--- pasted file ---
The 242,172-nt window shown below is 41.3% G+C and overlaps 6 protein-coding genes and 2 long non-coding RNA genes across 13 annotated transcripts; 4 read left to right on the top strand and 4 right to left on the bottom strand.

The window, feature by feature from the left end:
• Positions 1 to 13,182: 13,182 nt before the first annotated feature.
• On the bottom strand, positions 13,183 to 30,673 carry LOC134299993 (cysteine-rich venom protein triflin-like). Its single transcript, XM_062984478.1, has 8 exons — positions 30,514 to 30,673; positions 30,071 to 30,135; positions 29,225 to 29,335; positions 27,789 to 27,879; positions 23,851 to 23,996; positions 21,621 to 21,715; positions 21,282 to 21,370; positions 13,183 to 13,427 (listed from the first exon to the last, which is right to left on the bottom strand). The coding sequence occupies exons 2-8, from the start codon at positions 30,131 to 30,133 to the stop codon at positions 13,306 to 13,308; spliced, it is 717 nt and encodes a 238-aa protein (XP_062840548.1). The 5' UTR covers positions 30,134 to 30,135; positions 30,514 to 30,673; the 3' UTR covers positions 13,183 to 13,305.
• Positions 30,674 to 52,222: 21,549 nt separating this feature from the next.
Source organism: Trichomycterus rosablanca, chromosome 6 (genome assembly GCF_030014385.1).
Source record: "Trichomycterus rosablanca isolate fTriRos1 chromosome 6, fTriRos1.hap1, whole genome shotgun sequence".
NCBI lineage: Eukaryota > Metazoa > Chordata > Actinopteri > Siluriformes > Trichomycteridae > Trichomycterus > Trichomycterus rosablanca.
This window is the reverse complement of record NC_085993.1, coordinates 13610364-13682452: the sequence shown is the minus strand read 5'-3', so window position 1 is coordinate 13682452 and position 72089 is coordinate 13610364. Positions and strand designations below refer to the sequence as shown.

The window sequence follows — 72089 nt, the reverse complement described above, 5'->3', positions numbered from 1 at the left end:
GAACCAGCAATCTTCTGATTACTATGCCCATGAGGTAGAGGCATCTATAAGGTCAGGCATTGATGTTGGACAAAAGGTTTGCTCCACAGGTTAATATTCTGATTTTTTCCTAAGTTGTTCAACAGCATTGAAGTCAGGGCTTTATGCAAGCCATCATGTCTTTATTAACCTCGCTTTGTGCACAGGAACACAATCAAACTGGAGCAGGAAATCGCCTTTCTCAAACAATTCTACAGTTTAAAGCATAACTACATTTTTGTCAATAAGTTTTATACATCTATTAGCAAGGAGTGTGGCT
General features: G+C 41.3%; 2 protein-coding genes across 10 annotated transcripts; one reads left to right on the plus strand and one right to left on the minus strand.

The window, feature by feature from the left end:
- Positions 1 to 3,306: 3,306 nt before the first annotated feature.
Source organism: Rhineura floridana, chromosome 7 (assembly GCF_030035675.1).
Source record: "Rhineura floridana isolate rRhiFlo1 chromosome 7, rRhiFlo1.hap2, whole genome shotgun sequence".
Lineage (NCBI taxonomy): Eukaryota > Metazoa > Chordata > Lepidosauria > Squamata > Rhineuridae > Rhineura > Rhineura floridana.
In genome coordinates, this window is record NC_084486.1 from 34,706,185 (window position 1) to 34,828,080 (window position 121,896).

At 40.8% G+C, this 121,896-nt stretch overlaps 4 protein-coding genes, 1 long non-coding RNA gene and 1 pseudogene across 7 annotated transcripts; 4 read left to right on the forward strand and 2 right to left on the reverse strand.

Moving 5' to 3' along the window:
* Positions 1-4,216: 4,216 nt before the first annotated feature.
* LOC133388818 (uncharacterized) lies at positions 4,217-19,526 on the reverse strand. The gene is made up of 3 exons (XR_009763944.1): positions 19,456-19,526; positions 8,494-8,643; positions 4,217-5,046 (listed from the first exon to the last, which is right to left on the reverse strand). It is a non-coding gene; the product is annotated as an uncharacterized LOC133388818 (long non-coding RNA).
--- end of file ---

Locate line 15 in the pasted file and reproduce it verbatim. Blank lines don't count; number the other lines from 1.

Source organism: Rhineura floridana, chromosome 7 (assembly GCF_030035675.1).